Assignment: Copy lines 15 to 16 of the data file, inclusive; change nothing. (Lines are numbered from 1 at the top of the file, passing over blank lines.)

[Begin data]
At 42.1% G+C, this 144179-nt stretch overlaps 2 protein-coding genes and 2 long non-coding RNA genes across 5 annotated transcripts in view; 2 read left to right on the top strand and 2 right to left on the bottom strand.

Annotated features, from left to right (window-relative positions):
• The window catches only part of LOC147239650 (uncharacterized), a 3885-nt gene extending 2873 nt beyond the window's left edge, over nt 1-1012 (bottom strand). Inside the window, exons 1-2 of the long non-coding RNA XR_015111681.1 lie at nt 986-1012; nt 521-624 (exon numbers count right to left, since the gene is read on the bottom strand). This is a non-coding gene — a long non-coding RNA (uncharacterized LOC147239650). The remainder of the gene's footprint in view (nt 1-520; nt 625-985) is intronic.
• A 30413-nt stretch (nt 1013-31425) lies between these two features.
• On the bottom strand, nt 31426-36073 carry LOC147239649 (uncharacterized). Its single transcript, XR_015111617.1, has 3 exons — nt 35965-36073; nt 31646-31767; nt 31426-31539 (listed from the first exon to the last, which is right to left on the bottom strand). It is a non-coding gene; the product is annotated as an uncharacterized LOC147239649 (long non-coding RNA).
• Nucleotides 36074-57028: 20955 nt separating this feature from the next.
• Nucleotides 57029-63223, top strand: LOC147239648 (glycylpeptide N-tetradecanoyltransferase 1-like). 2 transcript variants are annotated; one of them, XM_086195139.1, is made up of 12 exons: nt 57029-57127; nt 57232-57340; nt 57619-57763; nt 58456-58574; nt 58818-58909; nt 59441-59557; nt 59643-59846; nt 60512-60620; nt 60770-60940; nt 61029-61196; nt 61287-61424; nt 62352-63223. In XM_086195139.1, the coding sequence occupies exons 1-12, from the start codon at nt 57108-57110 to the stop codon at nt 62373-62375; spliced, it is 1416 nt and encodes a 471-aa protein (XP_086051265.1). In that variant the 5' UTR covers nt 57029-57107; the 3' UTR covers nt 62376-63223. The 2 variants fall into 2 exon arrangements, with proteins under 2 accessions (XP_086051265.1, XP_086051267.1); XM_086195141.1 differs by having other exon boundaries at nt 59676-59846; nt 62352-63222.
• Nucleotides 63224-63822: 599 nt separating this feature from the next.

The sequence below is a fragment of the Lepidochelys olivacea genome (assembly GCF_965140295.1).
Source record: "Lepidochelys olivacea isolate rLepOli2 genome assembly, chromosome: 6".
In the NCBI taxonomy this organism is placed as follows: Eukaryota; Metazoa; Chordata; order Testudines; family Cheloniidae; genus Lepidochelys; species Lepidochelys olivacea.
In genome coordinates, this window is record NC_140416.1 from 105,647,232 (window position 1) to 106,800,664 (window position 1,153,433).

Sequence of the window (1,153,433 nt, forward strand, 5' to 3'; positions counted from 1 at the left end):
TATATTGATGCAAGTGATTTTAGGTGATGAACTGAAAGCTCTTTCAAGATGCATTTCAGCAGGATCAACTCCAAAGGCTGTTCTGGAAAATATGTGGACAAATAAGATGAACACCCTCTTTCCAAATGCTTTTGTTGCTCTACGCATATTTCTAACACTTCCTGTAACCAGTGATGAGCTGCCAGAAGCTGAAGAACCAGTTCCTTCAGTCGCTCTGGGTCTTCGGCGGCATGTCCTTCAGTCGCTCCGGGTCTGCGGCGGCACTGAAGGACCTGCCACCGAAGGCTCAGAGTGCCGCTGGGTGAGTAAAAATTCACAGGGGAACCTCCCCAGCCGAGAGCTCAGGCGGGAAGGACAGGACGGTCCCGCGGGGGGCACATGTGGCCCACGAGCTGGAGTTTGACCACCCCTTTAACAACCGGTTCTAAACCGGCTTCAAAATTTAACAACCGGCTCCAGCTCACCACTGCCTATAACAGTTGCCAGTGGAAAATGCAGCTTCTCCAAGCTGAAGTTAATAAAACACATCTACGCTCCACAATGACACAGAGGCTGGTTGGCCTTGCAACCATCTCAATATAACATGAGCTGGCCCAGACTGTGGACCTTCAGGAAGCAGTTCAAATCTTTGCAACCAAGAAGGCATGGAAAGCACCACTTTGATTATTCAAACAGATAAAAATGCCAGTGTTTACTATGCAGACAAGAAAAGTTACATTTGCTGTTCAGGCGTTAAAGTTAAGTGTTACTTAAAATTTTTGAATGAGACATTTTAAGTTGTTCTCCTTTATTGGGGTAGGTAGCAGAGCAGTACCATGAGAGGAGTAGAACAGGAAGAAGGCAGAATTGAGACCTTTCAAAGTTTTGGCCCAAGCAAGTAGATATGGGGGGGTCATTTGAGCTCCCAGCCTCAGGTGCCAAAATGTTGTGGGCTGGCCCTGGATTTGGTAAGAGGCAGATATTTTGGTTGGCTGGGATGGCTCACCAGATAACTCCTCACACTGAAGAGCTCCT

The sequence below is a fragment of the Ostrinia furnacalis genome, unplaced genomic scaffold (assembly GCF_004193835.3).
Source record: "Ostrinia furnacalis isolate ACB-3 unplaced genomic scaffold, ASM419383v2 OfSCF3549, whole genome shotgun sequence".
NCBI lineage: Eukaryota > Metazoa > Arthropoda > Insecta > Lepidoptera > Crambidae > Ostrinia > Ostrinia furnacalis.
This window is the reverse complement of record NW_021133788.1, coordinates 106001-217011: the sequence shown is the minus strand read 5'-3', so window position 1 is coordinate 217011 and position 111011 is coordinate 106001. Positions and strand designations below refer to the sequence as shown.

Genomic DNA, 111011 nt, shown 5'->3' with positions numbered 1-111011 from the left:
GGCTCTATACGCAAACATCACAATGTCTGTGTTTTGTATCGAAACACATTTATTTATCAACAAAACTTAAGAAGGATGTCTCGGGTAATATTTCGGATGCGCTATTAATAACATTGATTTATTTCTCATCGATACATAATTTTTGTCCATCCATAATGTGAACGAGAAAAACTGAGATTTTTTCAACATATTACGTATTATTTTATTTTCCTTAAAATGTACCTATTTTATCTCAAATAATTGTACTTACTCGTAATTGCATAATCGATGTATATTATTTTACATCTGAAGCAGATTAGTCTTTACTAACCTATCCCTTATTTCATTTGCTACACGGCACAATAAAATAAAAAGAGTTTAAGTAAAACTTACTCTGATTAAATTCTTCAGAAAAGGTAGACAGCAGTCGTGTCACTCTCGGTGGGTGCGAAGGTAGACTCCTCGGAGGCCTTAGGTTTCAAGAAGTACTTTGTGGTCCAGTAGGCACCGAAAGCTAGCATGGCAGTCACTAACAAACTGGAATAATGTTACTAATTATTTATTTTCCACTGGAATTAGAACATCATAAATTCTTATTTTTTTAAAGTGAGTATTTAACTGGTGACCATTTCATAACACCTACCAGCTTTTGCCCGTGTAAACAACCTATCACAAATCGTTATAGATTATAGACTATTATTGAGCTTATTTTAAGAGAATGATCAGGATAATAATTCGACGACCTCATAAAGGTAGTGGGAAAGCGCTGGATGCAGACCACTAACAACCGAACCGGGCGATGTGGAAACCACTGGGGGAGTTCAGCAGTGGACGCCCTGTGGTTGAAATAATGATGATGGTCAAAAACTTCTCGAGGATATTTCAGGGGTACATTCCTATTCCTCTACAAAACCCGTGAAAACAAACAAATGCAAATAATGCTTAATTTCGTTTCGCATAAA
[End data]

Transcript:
The sequence below is a fragment of the Ostrinia furnacalis genome, unplaced genomic scaffold (assembly GCF_004193835.3).
Source record: "Ostrinia furnacalis isolate ACB-3 unplaced genomic scaffold, ASM419383v2 OfSCF3549, whole genome shotgun sequence".